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Just a really long list of reasons why Donald Trump will go down as America’s most hateful president in history

Emma Powys Maurice January 19, 2021
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US President Donald Trump

Donald Trump. (Getty/SAUL LOEB)

There are so many reasons why LGBT+ folk will be glad to see the back of Donald Trump, and not all of them are related to the pile of flaxen tumbleweed straddling his scalp.

The homophobe-in-chief will be missed by no one so little as the American LGBT+ community, who have watched him inflict untold damage over the past four painful years.

By GLAAD‘s count Donald Trump has attacked LGBT+ people a total of 180 times, fostering a rise in homophobic rhetoric that has led to record highs in hate crimes. Tragically this has culminated with the final full year of his presidency being named the deadliest for transgender murders since records began.

Now, as his last hours in the White House slip away, Trump leaves behind one of the most hateful legacies in American history. Here are just a few reasons why.

1. Donald Trump pushed for the courts to legalise discrimination against LGBT+ people.

Less than a year after entering the White House the Trump administration was attempting to undermine federal laws protecting the rights of LGBT+ people.

In 2017 the US Justice Department, headed by anti-LGBT+ attorney general Jeff Sessions, argued in court that discriminating against gay people is legal under Title VII of the Civil Rights Act of 1964.

When federal judges ruled that no, you can’t legally fire people for being gay, Trump took the case to the Supreme Court – and lost again. Undeterred, Trump continued his crusade against LGBT+ people right up until the final days of his presidency.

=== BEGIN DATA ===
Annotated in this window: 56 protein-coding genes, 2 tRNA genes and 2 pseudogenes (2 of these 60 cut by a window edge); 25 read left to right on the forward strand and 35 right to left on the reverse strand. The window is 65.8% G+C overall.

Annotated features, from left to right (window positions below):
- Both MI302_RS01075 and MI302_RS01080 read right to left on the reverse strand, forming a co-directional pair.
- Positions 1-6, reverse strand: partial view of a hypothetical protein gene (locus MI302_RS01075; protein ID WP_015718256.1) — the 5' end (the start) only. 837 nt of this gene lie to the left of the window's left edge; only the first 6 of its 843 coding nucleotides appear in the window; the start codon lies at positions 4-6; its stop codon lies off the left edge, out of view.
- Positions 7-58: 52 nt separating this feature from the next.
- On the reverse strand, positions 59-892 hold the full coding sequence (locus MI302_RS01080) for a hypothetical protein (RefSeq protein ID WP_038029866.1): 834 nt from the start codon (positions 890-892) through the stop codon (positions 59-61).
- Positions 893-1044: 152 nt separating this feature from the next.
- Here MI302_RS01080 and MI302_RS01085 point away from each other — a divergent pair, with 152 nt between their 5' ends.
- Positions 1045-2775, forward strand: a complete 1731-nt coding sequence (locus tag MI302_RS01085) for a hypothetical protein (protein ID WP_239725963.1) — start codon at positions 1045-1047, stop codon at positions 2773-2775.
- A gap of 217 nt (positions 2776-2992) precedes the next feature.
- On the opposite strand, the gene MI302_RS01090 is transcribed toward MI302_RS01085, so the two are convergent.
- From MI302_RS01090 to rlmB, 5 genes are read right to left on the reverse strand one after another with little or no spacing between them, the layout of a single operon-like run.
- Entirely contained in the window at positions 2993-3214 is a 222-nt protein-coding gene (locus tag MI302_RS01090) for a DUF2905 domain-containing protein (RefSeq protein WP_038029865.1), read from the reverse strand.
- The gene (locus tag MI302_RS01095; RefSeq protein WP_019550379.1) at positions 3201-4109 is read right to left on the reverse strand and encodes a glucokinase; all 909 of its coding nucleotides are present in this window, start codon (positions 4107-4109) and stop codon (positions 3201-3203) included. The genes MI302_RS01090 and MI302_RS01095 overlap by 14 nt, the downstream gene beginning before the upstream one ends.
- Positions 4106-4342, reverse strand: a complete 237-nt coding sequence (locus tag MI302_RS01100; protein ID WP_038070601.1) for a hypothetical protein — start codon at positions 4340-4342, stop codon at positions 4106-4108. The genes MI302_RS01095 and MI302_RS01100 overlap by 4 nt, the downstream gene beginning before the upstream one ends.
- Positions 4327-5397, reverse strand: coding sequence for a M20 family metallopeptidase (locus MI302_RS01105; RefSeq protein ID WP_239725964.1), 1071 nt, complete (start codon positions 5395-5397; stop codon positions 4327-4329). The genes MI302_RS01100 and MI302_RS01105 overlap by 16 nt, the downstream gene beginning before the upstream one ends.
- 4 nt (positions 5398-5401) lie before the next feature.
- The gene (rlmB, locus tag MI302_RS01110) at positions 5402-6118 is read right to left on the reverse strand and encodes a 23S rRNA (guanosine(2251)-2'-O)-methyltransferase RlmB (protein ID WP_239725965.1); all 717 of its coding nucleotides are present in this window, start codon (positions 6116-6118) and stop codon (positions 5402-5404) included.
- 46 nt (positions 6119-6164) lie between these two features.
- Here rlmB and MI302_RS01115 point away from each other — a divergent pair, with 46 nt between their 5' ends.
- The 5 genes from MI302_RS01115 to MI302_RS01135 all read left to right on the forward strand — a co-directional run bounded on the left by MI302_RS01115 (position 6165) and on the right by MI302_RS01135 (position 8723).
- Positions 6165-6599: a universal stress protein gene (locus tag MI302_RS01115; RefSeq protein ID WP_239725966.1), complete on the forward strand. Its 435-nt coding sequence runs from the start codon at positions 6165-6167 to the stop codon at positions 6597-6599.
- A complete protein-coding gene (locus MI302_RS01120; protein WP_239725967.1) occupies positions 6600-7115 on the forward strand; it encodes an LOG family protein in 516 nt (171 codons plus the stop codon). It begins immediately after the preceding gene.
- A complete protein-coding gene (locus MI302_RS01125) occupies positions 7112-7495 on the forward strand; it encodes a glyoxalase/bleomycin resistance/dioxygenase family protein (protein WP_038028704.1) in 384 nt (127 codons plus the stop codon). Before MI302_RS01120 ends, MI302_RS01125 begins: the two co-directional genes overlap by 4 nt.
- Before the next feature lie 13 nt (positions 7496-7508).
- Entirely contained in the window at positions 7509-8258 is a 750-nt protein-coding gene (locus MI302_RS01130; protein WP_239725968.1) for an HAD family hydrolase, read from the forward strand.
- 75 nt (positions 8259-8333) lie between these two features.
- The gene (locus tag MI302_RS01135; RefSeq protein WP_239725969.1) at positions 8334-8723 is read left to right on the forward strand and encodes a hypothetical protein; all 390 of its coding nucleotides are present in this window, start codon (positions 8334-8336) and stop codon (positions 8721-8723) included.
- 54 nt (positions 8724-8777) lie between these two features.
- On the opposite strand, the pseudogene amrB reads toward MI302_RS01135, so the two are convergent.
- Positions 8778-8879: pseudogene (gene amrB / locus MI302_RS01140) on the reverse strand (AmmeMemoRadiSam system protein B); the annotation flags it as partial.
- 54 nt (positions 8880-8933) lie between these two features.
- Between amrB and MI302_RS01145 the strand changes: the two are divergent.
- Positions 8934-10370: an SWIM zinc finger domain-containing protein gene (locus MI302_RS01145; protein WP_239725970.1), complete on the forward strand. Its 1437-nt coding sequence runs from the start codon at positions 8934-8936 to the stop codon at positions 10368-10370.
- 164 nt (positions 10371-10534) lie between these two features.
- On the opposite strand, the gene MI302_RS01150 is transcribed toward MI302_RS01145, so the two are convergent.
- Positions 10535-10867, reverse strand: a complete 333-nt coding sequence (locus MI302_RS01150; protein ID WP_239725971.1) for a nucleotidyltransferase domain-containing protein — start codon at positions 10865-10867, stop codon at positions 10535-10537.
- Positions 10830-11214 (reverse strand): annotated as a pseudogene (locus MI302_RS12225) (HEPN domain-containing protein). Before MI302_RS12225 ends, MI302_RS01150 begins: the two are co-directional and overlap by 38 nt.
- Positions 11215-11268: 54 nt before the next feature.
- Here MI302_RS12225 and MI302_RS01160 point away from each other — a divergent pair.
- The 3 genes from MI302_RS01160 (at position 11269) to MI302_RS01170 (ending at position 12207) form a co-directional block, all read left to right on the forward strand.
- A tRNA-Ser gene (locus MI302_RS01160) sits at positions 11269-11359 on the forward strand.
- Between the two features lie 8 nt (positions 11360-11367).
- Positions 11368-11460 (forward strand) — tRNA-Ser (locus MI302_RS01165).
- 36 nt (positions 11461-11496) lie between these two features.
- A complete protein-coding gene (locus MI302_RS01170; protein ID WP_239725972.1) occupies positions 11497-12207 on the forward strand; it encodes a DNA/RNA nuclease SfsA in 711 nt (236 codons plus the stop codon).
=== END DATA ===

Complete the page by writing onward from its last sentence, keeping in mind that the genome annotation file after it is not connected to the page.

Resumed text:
A day after he incited a deadly riot on the Capitol, his administration went public with a final rule to rescind regulations barring discrimination against LGBT+ Americans seeking to adopt or be adopted, or access health services including HIV prevention.

2. He appointed Supreme Court judges who threaten the equal marriage ruling.

Long before he was elected president, Trump was following the guidance of anti-LGBT+ lobbyists regarding his Supreme Court picks. His first shortlist featured only anti-LGBT+ conservatives, whom Trump said he would “consider” using to overturn equal marriage.

He’s lived up to this promise with his appointment of Brett Kavanaugh and Amy Coney Barrett, who have firmly tipped the balance of America’s highest court against LGBT+ people.

Speaking at Amy Coney Barrett’s confirmation hearing, then-vice presidential candidate Kamala Harris warned that Ruth Bader Ginsburg’s legacy of equality risks being irrevocably “undone” as the rights she fought so hard to protect are thrown into jeopardy.

3. Trump banned transgender people from serving in the military.

In 2017 Trump announced a ban on trans people serving openly in the US military, claiming it needed to focus on “decisive and overwhelming victory” without being burdened by the “tremendous medical costs” of trans personnel.

Each of the military chiefs who testified before Congress said they’d no seen reports that transgender service disrupted unit cohesion, and a Department of Defence poll found about two-thirds of active-duty personnel actually support serving alongside trans people.

And the “tremendous medical costs” Trump spoke of? The US paid almost three times more to shoulder Donald Trump’s own tax returns than it did on transgender healthcare for the US military, reports suggest.

Nevertheless, in July 2020 the White House declared that Trump was sticking by his discriminatory policy – and added a new ban, this time on military organisations flying LGBT+ flags.

4. He denied trans people equal access to emergency shelters.

Last year Trump’s Housing and Urban Development Department pushed a rule to allow federally-funded homeless shelters to reject transgender and gender non-conforming people based on “the shelter’s religious beliefs”.

The change was proposed by senior Trump official Ben Carson, who claimed that “big, hairy men” are trying to enter women’s spaces, and that the law would prevent cis men surreptitiously gaining access to women’s shelters to abuse residents or track down spouses.

He insisted it was a way to “empower” shelters, but activists said it amounted to “an act of wanton cruelty” that would put the lives and safety of trans people at risk during a global pandemic.

5. Donald Trump fought to deny US citizenship to the children of same-sex parents.